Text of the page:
Firstly, is it correct altogether that it’s not possible to be infected with two forms of the same disease?

But even if it’s so, it’s not like there’s a shortage of hosts (people) to go around. At any point the majority of people are not infected at all and are potential hosts for either version.

It probably is. I’m not sure how that makes a difference.

It doesn’t happen instantaneously, but over time.

A person who’s well enough to walk around will spread the virus to a lot more people than one who’s so sick that he or she can’t walk around. And, of course, a person who’s alive will spread it to a lot more people than one who’s dead. And a person who’s been infected with one strain of a virus will usually have at least partial immunity to all strains. So the less-lethal strains have an evolutionary advantage.

Diseases that spread mostly by direct person-to-person contact are particularly prone to this evolutionary pressure. Diseases that spread in other ways (e.g. through insect vectors) don’t have as much tendency to evolve toward lower lethality. Consider malaria, for example. It depends on mosquitoes for transmission, so whether the host is able to walk around doesn’t affect its rate of transmission much. What it does depend on is a mosquito being infected when it bites a host, and since it takes such a small amount of blood with each meal, it pays for there to be a lot of the infectious agent in the blood. So it’s to the advantage of the malaria parasite to flood the host’s bloodstream with copies of itself, even though that may kill the host.

If it is possible, then the two forms are not in competition with each other. It wouldn’t be analogous to the typical evolutionary situation where the two versions are in direct competition for the same ecological niche.

That doesn’t address the issue.

The bottom line is that you still need for the improved version to deprive the other version of the ability to survive and propagate. In the typical situation, that would indeed happen over time, as the improved version seizes the limited available resources and/or mating opportunities. What I’m questioning is whether this is the case with viruses, at least in the timespan we’re discussing. As long as there are still plenty of ready hosts available, then this dynamic wouldn’t hold.

The most obvious example is AIDS. Anyone who remembers the biggest part of the epidemic in the late 80’s - everyone was dying of the virus, often within a year or two. A significant portion of young adult central Africa was also dying, and so many children were left orphans. Today, many people live decades with the disease. True, some drugs have helped, but the disease itself has become far less lethal because the less lethal version is the one that survives better.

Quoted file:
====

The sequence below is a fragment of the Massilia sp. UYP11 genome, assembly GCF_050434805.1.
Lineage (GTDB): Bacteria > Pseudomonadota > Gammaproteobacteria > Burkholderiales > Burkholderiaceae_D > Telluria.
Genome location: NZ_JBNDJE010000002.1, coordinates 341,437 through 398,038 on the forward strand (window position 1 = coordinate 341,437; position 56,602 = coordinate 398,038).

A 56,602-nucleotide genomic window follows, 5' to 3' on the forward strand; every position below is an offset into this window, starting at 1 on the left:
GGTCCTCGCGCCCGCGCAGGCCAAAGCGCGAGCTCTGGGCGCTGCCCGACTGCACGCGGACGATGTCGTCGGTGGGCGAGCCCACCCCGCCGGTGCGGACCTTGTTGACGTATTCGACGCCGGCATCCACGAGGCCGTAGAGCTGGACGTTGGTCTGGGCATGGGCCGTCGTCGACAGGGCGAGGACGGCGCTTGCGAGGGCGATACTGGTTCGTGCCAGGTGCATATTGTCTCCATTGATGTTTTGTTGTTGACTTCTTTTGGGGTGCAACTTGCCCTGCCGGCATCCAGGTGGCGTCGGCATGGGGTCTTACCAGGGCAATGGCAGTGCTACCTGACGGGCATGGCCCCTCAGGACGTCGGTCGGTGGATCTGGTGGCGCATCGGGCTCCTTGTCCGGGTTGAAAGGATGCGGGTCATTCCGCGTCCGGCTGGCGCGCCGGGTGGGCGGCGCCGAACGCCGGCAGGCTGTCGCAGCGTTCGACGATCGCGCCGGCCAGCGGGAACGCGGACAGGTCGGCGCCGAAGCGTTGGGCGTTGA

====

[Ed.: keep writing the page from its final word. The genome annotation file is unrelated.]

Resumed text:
Yes it is. The niche isn’t an individual human, but humans in general. Suppose a host is infected by both forms at the same time. The more contagious/less lethal form is still more likely to be passed on before the less contagious/more lethal form kills you and stops transmission of both forms.

Not all hosts in the population are available at the same time. You have foci or clusters of infection. And for the more contagious/less lethal form, more hosts are available at any one time because it spreads faster and over greater areas. Imagine a herd of gazelles and a cheetah vs a lion. The cheetah has many more individuals in the herd available to it because it can catch them from farther away. The lion can only catch those gazelles that are close to it. (Let’s not nitpick about the habits of actual gazelles and cheetahs. This is just to give the idea.)

Both of these responses seem to be presuming that the less lethal form is separately also more contagious. But that’s not what we’re discussing. The idea here is that the less lethal version is more contagious solely by virtue of being less lethal.

In that case, neither of your responses make sense. If someone is infected with both versions then either version is as likely to infect someone else as long as the person is alive and as unlikely to infect someone else when the person dies, regardless of which version kills them. And your lions vs cheetah analogy also deals with a situation where one version (cheetahs) has an inherent advantage (speed) as regards to catching limited resources (gazelles).

Or is your understanding that the less lethal forms are also separately more contagious, independent of their being less lethal?

It is a reasonable concern that the virus could mutate into a form that’s sufficiently different that it won’t be fought by the same antibodies. But that’s a concern regardless of whether the new form is more or less lethal or contagious. It’d be a problem even if the new form’s statistics were exactly the same as the old’s.